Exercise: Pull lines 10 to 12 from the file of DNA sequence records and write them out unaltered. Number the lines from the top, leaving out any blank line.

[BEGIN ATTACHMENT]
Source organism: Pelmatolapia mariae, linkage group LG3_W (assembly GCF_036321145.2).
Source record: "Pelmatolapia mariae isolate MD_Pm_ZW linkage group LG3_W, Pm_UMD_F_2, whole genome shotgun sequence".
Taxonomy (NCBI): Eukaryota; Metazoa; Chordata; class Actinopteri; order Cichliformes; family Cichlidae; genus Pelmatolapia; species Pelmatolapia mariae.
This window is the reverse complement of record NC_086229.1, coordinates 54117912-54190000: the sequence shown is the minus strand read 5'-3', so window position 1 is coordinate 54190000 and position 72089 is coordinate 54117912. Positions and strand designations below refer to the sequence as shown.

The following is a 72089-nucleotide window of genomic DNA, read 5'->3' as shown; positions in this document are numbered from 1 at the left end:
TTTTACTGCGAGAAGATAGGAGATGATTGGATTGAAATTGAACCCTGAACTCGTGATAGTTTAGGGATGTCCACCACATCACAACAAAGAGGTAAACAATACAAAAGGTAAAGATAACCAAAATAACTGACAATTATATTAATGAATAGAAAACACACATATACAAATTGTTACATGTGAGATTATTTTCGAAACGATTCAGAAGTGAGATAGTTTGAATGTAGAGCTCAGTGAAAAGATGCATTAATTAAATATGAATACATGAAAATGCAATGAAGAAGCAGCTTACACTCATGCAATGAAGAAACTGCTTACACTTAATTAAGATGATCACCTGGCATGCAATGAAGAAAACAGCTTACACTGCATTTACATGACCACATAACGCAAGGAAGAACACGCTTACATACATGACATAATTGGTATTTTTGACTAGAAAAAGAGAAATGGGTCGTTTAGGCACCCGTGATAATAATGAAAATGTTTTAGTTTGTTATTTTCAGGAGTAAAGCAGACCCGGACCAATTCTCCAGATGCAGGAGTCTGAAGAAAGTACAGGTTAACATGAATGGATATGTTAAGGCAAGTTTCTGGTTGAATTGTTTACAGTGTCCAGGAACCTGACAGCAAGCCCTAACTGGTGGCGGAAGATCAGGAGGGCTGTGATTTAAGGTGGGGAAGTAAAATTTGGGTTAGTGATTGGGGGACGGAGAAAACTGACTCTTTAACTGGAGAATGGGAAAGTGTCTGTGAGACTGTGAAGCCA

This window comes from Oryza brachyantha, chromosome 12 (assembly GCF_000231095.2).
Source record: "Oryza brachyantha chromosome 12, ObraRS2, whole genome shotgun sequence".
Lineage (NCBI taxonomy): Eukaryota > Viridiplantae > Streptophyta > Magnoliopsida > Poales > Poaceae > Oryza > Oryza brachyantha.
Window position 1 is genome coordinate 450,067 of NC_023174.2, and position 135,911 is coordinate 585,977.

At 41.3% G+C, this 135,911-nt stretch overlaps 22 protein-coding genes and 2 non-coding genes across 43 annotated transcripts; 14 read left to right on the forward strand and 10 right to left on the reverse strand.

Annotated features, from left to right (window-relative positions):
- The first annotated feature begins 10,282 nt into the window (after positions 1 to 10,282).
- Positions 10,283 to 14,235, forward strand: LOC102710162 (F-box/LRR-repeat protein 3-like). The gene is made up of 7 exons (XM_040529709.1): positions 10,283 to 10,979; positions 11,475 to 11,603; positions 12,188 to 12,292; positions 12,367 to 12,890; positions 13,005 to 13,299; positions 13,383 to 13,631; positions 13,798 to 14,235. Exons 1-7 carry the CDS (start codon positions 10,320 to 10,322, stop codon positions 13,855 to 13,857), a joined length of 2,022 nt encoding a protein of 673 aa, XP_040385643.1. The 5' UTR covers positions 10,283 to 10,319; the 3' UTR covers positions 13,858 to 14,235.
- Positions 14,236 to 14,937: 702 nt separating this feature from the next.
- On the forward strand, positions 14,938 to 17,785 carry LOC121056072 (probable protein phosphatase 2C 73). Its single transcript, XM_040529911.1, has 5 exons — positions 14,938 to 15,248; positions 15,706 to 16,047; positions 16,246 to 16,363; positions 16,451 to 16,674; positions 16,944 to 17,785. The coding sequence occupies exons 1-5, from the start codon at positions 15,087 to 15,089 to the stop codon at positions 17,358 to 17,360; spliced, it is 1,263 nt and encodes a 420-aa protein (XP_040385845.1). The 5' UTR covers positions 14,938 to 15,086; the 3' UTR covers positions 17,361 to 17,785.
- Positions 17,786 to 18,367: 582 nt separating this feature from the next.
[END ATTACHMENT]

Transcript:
Window position 1 is genome coordinate 450,067 of NC_023174.2, and position 135,911 is coordinate 585,977.

At 41.3% G+C, this 135,911-nt stretch overlaps 22 protein-coding genes and 2 non-coding genes across 43 annotated transcripts; 14 read left to right on the forward strand and 10 right to left on the reverse strand.

Annotated features, from left to right (window-relative positions):